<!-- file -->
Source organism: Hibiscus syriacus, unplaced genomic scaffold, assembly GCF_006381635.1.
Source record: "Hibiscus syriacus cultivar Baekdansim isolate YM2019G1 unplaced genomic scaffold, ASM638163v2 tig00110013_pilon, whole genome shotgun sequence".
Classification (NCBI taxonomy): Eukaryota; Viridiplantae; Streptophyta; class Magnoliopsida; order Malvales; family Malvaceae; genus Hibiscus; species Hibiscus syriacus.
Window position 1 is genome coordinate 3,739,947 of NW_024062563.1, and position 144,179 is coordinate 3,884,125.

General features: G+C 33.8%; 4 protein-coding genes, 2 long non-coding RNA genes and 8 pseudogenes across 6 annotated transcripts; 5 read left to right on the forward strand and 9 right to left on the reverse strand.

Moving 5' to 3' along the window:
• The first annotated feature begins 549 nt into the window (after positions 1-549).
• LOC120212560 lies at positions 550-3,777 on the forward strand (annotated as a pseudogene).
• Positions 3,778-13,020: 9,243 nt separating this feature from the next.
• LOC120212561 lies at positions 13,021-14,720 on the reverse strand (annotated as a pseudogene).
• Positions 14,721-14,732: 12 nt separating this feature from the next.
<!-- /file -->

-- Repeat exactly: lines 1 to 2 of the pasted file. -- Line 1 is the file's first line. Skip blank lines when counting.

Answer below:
Source organism: Hibiscus syriacus, unplaced genomic scaffold, assembly GCF_006381635.1.
Source record: "Hibiscus syriacus cultivar Baekdansim isolate YM2019G1 unplaced genomic scaffold, ASM638163v2 tig00110013_pilon, whole genome shotgun sequence".